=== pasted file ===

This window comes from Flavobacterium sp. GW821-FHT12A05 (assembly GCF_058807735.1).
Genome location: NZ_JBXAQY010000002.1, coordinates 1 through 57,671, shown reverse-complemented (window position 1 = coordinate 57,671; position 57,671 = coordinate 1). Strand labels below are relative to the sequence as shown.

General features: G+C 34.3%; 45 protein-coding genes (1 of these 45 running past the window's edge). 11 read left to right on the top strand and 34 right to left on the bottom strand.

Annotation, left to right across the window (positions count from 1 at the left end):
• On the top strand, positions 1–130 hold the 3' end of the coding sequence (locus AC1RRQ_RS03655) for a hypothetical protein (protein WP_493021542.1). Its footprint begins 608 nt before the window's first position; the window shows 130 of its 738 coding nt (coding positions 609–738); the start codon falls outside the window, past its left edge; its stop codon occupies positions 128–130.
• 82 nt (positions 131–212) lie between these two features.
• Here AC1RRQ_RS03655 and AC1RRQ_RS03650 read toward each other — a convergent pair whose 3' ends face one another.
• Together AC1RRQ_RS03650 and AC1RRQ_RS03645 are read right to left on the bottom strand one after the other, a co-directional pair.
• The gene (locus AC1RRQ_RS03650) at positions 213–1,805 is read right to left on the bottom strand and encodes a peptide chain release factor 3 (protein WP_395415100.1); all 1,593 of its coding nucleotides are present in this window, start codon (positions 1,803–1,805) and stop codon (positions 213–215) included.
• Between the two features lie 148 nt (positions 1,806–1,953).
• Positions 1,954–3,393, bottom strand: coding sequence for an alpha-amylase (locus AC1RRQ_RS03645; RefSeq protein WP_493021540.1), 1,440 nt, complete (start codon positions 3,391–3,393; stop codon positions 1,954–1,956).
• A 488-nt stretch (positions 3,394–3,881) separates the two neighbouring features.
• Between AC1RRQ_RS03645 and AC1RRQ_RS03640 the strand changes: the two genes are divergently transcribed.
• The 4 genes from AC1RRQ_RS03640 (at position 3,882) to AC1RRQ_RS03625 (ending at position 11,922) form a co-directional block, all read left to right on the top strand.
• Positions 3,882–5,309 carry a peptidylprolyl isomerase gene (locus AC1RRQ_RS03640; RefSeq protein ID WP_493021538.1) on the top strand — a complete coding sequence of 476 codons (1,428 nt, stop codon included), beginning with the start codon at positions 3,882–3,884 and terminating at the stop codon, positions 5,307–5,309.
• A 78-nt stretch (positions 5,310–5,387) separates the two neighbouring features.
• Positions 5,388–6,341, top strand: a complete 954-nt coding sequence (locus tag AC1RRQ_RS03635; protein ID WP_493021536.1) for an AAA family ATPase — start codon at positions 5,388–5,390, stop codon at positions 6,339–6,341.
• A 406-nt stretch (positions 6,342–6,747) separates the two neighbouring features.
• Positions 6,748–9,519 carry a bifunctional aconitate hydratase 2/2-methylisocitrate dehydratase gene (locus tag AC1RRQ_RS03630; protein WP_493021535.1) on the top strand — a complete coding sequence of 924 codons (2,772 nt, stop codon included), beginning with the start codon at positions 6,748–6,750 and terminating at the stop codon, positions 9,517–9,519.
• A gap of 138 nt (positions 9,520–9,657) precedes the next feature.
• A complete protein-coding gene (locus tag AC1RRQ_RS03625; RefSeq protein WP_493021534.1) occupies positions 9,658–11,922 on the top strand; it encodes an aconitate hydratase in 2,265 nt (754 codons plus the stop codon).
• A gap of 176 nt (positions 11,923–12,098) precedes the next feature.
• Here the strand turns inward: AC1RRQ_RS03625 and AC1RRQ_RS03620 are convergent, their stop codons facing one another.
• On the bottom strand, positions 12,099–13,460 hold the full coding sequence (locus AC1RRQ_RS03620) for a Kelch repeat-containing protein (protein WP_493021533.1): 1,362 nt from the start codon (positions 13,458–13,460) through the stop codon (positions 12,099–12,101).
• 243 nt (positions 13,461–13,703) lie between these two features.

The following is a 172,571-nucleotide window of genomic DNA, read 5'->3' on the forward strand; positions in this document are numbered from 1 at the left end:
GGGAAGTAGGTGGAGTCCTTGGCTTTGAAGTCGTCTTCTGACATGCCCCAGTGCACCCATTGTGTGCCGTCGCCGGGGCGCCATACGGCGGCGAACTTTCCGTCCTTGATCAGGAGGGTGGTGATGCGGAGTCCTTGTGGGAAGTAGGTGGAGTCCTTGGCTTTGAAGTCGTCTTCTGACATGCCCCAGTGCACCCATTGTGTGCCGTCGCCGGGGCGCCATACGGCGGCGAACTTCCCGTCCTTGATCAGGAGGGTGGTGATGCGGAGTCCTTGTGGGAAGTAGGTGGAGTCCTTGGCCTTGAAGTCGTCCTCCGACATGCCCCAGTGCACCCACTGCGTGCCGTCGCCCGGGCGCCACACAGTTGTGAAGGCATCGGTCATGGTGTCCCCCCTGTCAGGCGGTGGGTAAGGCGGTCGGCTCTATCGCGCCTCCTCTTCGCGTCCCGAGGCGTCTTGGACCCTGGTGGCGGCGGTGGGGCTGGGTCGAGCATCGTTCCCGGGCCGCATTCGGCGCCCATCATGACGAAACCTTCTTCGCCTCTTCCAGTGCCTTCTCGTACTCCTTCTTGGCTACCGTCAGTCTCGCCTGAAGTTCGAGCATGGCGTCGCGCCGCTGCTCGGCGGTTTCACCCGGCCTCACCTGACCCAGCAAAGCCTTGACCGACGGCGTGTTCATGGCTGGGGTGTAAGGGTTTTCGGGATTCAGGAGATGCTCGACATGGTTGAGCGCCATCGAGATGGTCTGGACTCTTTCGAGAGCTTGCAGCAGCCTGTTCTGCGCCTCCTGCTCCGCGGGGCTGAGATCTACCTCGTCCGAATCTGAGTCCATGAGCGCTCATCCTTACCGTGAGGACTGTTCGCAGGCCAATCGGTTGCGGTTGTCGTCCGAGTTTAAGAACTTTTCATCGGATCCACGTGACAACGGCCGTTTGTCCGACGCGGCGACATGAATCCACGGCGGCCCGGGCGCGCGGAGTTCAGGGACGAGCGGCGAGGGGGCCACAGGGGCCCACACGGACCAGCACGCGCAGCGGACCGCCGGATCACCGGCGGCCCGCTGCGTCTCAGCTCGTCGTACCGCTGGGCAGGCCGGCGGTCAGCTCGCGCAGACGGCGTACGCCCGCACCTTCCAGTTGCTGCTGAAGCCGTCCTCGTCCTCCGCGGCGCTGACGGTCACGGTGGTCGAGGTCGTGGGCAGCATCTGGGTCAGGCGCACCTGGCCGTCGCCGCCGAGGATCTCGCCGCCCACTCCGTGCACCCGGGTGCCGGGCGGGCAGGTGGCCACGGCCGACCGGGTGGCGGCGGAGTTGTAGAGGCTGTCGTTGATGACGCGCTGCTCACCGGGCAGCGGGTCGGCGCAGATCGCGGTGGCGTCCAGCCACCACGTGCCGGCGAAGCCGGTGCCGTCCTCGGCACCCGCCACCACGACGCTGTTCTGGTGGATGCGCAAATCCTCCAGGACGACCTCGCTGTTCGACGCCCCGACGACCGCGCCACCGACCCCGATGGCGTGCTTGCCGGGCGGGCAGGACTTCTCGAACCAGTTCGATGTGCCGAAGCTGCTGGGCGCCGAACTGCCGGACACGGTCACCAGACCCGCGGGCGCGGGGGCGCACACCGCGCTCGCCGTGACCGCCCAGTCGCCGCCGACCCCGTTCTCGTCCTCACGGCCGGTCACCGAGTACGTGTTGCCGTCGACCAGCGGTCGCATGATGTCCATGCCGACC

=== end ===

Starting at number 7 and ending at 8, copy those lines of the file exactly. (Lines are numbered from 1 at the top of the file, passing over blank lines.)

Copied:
• Here AC1RRQ_RS03655 and AC1RRQ_RS03650 read toward each other — a convergent pair whose 3' ends face one another.
• Together AC1RRQ_RS03650 and AC1RRQ_RS03645 are read right to left on the bottom strand one after the other, a co-directional pair.